Beyond the current Taliban takeover, there have intersecting factors underlying the deteriorating socio-economic conditions in Afghanistan. By the end of 2020, nearly 100 million people faced crisis or severe food insecurity as a result of conflict — up from 77 million in 2019. The humanitarian consequences of this military and government transition will be vast and multidimensional, with the ongoing Covid pandemic, systemic climate crises and tension exasperating the situation. Human rights violations, vaccine inequity and compounding inequalities due to the ongoing conflict will only further expand the unfolding humanitarian demands. Already, over 2,000 health facilities have closed in-country as cutoffs in humanitarian aid have meant more than 20,000 health workers were no longer working, or were working without being paid. Afghanistan is also chronically exposed to natural disasters, including droughts, as security and economic stability fluctuate – the consequences of such climate disasters are felt more deeply and humanitarian actors working on the ground (whose future presence is currently uncertain) will have to work to competing demands.

According to FAO, the provinces of Hirat, Badghis and Ghor have faced severe droughts and there has been a marked reduction in food production across several other regions. This year, it is expected that 16.9 million people will be living within emergency levels of food insecurity, nearly one in two children under-five will also face acute malnutrition.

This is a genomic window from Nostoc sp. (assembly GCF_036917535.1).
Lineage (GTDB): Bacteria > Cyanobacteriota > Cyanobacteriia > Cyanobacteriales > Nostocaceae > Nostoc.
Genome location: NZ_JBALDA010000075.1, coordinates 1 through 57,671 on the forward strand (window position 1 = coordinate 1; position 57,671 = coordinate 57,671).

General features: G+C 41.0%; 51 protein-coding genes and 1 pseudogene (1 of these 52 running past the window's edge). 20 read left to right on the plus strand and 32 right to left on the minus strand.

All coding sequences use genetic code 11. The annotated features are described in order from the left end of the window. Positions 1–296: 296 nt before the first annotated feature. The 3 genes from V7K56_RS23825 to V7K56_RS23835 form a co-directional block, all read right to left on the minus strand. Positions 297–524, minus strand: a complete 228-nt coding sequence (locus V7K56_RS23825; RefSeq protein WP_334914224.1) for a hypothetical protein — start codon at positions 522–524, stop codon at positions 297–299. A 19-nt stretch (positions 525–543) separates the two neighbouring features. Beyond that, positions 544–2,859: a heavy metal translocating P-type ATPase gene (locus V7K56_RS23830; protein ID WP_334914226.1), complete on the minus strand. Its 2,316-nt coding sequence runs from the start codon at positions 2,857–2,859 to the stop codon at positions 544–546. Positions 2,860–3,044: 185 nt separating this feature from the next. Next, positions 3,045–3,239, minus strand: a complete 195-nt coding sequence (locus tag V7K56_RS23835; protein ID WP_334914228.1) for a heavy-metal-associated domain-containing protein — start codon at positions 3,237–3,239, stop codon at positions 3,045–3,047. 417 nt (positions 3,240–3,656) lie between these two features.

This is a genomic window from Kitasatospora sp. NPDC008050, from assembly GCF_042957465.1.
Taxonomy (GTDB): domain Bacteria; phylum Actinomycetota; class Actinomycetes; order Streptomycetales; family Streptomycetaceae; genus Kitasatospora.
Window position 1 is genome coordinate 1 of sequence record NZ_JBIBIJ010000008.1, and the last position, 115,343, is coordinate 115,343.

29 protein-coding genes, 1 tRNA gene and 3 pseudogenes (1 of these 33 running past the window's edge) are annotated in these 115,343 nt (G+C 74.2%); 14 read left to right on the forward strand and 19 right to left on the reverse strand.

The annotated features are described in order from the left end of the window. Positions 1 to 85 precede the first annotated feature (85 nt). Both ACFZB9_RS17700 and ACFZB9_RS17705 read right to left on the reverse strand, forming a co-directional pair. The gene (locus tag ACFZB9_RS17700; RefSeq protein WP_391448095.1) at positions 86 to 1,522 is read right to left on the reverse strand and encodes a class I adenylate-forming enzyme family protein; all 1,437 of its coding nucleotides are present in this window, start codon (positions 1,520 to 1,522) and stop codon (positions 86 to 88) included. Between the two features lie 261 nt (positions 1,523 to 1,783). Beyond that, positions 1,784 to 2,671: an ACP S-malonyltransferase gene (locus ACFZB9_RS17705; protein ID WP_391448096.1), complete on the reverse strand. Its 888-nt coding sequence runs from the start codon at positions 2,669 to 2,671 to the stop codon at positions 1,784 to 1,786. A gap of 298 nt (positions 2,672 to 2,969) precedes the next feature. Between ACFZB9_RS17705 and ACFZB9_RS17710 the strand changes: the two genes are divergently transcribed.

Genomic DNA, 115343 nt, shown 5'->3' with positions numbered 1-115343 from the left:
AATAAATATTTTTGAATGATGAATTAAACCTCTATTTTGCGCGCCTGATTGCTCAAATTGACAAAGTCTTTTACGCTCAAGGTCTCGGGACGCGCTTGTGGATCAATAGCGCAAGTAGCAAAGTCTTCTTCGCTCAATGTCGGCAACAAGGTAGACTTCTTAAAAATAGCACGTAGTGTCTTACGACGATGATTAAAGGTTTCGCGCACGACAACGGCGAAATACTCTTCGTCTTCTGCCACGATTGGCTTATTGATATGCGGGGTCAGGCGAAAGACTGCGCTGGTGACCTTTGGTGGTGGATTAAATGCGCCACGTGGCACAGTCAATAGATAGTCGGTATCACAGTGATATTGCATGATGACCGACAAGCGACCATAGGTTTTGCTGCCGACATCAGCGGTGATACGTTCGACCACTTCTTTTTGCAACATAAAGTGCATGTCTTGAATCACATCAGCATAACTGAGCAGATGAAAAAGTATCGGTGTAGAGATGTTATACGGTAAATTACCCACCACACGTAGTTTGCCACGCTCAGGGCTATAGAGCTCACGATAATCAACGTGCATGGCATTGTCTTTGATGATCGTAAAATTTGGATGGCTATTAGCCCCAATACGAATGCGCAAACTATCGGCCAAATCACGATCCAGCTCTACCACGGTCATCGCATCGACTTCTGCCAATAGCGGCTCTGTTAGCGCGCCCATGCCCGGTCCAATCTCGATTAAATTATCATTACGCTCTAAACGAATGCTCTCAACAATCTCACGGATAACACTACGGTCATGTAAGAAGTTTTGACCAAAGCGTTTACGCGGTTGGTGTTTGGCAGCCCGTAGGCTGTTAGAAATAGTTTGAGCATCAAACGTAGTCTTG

Climate change and environmental degradation can worsen humanitarian crises and fuel conflict, affecting both the onset and duration of disputes as it can lead to endemic disenfranchisement within communities. Humanitarian access in the region will likely be extremely strained as governments act to restrict funds into Afghanistan and international bodies like the International Monetary fund (IMF) have said Afghanistan will no longer be able to access the lenders resources.

Conclusion and Peacebuilding

The humanitarian conditions in Afghanistan are extremely volatile right now amid the Taliban takeover. Socio-economic instability and mass displacement have meant there are now steep operational and logistical challenges for humanitarian organisations to access beneficiaries, including denial of access. As aid funding begins to open up again, it is imperative that humanitarian actors continue to try and support the most vulnerable communities and refugee support should be expanded internationally to ensure safe passage for those fleeing the new regime. In particular, we must turn words into concrete action and work together as an international community to protect the rights of women and provide safe pathways for those seeing their rights violated.